When you invest your hard-earned money in any property, you want to start seeing a return on your investment as soon as possible. And while there are several ways to do that, renting out is perhaps the quickest and most common. However, renting out a house you just bought isn’t as straightforward as it might seem if you financed it, and getting things wrong may cause run-ins with the law.
Realistically speaking, whether you can buy a house and rent it straight away without committing mortgage fraud depends on two factors. First, the terms of your mortgage contract and second, your lender’s willingness to let you refinance or switch from a residential to a buy to let mortgage.
In the rest of this post, I’ll explore in detail how these two factors dictate your ability to rent out property you just bought. We’ll also take a look at some of the things you can do when financing a house to avoid restrictions when you decide to rent it out, so be sure to stick around to the very end. Let’s get on with it, shall we?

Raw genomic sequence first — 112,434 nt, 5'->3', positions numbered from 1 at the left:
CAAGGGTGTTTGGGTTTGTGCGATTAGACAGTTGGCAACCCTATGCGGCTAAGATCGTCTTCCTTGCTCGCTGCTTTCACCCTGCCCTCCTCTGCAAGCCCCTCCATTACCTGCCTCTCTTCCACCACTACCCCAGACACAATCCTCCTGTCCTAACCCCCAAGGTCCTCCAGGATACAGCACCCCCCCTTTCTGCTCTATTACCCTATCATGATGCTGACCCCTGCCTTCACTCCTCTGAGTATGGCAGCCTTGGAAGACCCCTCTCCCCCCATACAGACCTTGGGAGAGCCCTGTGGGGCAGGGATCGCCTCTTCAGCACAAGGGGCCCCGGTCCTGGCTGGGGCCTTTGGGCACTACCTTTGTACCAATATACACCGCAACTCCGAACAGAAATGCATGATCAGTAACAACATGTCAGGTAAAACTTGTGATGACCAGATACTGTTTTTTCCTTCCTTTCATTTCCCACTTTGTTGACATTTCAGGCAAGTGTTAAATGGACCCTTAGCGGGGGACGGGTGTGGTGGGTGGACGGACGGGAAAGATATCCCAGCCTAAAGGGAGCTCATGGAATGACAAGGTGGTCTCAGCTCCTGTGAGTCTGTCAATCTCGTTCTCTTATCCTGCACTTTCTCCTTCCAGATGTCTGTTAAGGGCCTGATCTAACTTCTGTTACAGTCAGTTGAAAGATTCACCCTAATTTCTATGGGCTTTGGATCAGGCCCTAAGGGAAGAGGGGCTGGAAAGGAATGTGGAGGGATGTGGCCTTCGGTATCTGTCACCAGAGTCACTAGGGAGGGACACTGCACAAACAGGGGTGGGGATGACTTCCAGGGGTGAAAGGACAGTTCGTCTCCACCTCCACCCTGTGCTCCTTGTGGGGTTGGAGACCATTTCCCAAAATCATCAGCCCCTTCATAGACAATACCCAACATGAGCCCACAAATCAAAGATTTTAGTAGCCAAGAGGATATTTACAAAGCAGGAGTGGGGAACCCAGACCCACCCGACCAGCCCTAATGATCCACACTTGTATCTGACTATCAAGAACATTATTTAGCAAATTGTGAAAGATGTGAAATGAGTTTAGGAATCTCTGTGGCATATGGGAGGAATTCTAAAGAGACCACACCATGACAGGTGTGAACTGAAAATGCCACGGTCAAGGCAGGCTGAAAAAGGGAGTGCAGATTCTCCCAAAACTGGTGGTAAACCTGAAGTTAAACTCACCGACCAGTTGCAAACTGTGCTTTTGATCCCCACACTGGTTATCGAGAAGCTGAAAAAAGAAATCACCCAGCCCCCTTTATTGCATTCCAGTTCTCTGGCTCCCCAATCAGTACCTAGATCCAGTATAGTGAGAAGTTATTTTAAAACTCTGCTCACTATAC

The Terms and Conditions of the Mortgage Agreement
Your mortgage contract is the most important determinant of whether you can rent out a property you just bought. Typically, mortgage contracts come with terms and conditions that the borrower must adhere to, and these are usually individual-specific. That is, they’re drafted according to the borrower’s financial situation, intended fund use, among other factors.
Depending on the nature of your deal, some clauses may require you to live in the house for a certain period before renting out. If you rent out your house before this period elapses, you would be committing mortgage fraud, which is prosecutable under the Fraud Enforcement and Recovery Act of 2009. Such a move may also prompt the lender to call the loan “all due and payable.”
Normally, when a mortgage contract requires you to live in your property for a specified period (usually one or two years, maybe more depending on the lender), it’s because you’re listed as the “Primary Resident.” What this means is that when you were getting evaluated for the mortgage, you claimed that you intend to live in the property as opposed to renting it out.
If you’re listed as the primary resident in your mortgage agreement, chances are you can’t rent out a house you just bought without committing mortgage fraud. You’ll have to live in it for the period prescribed by your mortgage contract.
Lenders usually enact such restrictions because the terms for rental mortgages are never the same as those for residential mortgages. Hypothetically speaking, if you were to buy the same house under both types of loans, a rental mortgage would be more expensive in that:
- It would require a higher down payment (20% minimum).